Author(s)Raynor, Rebecca Elizabeth
KeywordsN6250 Byzantine art
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AbstractThis thesis discusses the role and place of artists who painted icons in Early Byzantium. To date, they have not been the focus of much academic attention. Instead, information about artists is spread across a range of discussions concerning Byzantium and the history of art. This thesis collates and interprets the empirical and theoretical evidence to concentrate on the people who produced religious portraits before Iconoclasm. In so doing, I seek to further our understanding of these individuals, and offer a more nuanced view of their socio-cultural context, their practices, and the images they painted. This thesis is structured around two definitions of what the Early Byzantine artist could be: ideal and real. I start with the legend that St Luke painted portraits of Christ and the Virgin from life. Part One, ‘The Ideal Artist’, considers in turn: the legend of St Luke as an artist and its origins; Luke as an ideal artist; and two other ideal artists: God and the emperor. Part Two, ‘The Real Artist’, considers in turn: icons; literary and legislative texts; and finally the motivation for producing religious imagery before the eighth century. The anonymity of artists working in the Early Byzantine period seems to have delayed scholarly interest in them. In this thesis, however, I consider their anonymity as crucial evidence for who artists were: believers. Christian faith in Byzantium is a recurrent theme in this thesis. I argue that artists practiced humility by not signing their work and painted icons to demonstrate, develop, and deepen their love for God. Further, I argue that artists who depicted Mary and Jesus as Mother and Child, as Luke had done, imitated the Evangelist and participated in his image.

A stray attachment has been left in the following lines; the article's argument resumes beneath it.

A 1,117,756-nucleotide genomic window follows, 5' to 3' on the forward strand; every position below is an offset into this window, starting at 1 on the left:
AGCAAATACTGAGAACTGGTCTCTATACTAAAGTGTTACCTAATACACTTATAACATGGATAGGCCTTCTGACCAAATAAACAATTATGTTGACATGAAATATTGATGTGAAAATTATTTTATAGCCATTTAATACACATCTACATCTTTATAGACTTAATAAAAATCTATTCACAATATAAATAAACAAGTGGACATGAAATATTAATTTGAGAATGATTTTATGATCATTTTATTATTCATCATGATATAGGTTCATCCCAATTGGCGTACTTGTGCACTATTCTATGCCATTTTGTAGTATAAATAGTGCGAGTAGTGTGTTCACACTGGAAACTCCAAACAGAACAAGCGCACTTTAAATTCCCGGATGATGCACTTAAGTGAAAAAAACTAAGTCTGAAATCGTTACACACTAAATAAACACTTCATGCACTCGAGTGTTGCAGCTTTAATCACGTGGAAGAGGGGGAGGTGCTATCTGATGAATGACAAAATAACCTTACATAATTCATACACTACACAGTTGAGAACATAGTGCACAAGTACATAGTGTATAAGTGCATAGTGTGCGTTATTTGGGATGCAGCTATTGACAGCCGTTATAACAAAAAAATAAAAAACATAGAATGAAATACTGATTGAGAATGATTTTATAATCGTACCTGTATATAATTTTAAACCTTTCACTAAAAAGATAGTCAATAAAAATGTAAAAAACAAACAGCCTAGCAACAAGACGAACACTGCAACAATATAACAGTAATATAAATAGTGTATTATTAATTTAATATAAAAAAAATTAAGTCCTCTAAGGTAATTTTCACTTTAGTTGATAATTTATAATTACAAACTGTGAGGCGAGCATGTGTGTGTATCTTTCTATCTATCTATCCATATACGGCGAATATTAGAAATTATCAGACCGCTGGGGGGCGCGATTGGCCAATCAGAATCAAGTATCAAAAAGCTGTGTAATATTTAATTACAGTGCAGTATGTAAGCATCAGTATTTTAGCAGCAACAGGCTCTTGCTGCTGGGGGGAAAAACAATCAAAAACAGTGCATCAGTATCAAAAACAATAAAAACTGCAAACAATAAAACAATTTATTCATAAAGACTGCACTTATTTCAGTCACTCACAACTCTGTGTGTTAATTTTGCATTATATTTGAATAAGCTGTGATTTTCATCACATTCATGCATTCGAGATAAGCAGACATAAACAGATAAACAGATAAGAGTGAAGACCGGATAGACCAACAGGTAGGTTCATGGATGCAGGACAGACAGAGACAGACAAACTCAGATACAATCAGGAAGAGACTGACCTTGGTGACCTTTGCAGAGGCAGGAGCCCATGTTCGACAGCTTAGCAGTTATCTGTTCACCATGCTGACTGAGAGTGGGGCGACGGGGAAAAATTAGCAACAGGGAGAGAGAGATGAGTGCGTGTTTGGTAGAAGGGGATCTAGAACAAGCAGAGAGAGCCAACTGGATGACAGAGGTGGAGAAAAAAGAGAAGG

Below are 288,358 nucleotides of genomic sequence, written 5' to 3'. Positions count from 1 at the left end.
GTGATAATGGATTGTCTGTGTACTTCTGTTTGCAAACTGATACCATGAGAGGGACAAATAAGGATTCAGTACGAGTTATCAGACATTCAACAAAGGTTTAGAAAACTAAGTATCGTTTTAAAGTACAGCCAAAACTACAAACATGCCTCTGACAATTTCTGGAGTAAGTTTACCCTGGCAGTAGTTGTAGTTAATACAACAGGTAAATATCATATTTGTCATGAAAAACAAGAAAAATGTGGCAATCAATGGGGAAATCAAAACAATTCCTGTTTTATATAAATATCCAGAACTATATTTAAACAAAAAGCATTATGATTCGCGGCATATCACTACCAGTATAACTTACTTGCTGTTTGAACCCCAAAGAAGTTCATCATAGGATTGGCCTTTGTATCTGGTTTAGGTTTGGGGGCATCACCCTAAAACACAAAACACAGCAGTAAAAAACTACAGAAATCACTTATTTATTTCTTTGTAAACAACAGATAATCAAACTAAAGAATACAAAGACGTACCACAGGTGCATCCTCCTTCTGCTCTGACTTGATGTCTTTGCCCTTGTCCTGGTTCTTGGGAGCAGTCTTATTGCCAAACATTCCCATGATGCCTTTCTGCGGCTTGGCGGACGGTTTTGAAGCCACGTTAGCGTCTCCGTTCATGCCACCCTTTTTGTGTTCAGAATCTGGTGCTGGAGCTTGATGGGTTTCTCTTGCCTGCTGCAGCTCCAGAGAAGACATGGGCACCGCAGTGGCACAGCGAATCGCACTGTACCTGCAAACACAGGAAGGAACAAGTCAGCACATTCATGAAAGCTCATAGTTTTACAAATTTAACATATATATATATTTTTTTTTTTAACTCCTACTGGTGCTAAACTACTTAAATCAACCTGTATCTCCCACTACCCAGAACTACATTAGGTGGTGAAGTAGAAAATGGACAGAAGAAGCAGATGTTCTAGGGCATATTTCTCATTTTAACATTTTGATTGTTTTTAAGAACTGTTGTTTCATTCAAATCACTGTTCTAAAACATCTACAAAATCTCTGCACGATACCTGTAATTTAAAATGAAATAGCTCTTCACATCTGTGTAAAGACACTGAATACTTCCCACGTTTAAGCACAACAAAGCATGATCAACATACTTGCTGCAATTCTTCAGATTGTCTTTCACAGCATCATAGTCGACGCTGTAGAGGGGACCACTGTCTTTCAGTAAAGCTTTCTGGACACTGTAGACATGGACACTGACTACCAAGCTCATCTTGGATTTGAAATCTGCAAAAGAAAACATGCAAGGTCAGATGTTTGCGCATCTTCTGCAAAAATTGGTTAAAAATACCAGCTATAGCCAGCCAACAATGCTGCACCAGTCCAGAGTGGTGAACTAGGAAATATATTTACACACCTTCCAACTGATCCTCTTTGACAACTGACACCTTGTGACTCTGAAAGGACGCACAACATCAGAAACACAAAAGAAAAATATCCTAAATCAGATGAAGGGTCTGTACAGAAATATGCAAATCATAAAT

Raynor, Rebecca Elizabeth (2013) In the image of Saint Luke: the artist in early Byzantium. Doctoral thesis (PhD), University of Sussex.